First, let’s clear up a common misconception about credit scores. It’s often thought that you have just one singular score, or one for each of the three credit bureaus. The truth is that you actually have many credit scores. This is due to a number of factors:
3 Major Credit Bureaus
There are three major credit bureaus — Experian, Equifax, and TransUnion — and the information on your credit reports isn’t always identical. Some lenders may report to just one or two of the bureaus, for example. Also, the bureaus don’t get your updated information at the same time. So let’s say you get a new auto loan — you might see it on one report right away, but not on the others for another reporting cycle. This leads to score variation within the three reporting agencies.
2 Main Models
There are also two main credit scoring models — FICO (Fair Isaac Corporation) and VantageScore. Both scores range from 350-850. They measure the same factors, but weight them slightly differently. For both models, paying your bills on time and managing your credit utilization (amounts owed) have the biggest impact. Check out this handy infograph on what affects a FICO score »
Should I Purchase My Credit Score?
Each scoring model — FICO and Vantage — has multiple versions that are updated periodically to align with consumer habits. They also offer scores tailored to specific loan types, such as a credit card, home, or auto loan. The lender chooses which to use. While the credit bureaus and Fair Isaac & Co (FICO) are happy to sell you a score, it won’t be the score your lender sees. The score you purchase is a “consumer score” designed for education purposes.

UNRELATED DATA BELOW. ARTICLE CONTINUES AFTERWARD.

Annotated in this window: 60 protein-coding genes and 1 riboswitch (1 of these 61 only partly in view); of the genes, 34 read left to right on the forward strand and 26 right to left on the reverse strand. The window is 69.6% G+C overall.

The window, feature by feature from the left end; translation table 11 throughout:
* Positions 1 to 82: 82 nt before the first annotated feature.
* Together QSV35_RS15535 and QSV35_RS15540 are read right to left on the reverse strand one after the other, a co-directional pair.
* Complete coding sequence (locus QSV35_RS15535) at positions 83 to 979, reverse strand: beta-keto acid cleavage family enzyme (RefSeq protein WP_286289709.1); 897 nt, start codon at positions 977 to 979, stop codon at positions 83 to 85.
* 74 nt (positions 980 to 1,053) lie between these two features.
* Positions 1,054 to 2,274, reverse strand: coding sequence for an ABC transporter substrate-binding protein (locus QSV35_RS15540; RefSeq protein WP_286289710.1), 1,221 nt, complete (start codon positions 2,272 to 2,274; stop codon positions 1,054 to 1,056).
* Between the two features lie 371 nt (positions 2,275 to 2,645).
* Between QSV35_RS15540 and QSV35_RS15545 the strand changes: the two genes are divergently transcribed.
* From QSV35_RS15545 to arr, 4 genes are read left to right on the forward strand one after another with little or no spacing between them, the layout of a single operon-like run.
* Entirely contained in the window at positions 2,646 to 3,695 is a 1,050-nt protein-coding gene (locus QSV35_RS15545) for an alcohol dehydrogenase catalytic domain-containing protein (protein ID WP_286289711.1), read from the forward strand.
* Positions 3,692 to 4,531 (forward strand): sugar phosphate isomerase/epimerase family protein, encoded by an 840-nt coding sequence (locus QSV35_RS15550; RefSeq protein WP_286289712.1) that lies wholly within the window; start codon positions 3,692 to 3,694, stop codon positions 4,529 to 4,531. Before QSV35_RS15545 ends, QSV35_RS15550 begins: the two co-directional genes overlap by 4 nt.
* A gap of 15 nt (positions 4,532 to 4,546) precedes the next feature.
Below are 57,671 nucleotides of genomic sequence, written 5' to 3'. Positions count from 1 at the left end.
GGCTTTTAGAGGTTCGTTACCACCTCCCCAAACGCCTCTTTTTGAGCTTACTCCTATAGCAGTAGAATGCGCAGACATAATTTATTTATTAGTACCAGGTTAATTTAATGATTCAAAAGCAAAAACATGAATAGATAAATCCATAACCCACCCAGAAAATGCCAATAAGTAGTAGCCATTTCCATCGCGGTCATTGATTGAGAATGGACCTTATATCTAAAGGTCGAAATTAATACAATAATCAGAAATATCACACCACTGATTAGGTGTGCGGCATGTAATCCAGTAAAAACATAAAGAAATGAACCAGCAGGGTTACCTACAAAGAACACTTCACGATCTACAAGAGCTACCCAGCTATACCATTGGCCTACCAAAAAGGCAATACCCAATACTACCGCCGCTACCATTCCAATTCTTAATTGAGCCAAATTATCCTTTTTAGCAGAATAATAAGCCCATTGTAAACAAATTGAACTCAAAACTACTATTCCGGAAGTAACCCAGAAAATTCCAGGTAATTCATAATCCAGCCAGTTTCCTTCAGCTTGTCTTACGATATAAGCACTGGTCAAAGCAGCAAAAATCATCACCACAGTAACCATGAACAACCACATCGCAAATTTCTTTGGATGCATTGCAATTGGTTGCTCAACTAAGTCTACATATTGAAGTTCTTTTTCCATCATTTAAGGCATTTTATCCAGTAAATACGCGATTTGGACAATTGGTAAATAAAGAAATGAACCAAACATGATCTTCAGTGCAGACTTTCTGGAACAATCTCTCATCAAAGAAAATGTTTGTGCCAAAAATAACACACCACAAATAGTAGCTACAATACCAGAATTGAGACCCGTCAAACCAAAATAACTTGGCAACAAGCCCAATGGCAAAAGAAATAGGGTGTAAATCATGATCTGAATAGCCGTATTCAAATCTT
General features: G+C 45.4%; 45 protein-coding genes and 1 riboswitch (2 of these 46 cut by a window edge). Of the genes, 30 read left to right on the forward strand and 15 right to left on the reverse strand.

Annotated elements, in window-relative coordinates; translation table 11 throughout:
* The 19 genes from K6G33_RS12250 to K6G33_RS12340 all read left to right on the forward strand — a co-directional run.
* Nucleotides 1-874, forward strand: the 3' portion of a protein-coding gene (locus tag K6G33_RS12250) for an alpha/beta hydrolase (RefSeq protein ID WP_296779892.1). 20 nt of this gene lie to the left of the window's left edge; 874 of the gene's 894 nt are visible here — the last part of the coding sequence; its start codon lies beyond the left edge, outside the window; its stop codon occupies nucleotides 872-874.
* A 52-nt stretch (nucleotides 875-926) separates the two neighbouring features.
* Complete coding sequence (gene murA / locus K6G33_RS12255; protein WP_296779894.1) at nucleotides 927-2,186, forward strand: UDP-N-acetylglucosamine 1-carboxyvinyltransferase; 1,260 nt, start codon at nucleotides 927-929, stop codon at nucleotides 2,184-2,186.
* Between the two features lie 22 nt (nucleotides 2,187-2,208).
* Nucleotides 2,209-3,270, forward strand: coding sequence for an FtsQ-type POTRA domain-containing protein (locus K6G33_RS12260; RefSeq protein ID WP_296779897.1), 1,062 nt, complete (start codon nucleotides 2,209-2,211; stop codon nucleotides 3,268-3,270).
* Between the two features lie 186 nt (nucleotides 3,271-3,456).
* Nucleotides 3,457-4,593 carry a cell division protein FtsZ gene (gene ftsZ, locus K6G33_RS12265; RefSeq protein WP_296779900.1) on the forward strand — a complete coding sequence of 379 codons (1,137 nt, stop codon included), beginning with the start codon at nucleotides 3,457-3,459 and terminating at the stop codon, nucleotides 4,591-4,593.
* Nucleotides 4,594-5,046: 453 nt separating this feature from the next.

Many financial institutions and other services provide a free “on demand” credit score for educational purposes. This score acts as a general barometer of your credit worthiness and can give you an idea of what to expect when it’s time to get a loan, or help you track your progress if you’re working on improving your credit ahead of your next loan. Typically, this score includes a disclosure stating the credit bureau referenced and the credit scoring model used, as well as a note that a different credit score may be used for lending decisions.
How Can I Maintain or Improve My Credit Health?
First, consistently pay your bills on time. Setting up automatic payments can help ensure you never miss a due date. Next, manage your credit utilization, which is the amount of credit used compared to your credit limit. Using 30% or less is good for your score. If you typically use more than 30% of your card’s limit during the month, consider making a mid-month payment to keep your balance low or asking your card-issuer to raise your limit. Finally, it’s important to download your free credit report from all three bureaus each year at www.AnnualCreditReport.com (the only service authorized by Federal Law). Review your report for accuracy and correct any errors. The FTC reports that one in five people find errors, and correcting them may significantly raise your credit score, which earns you better rates and prevents delays when you apply for your next loan or credit card. Learn how to correct errors on your credit report »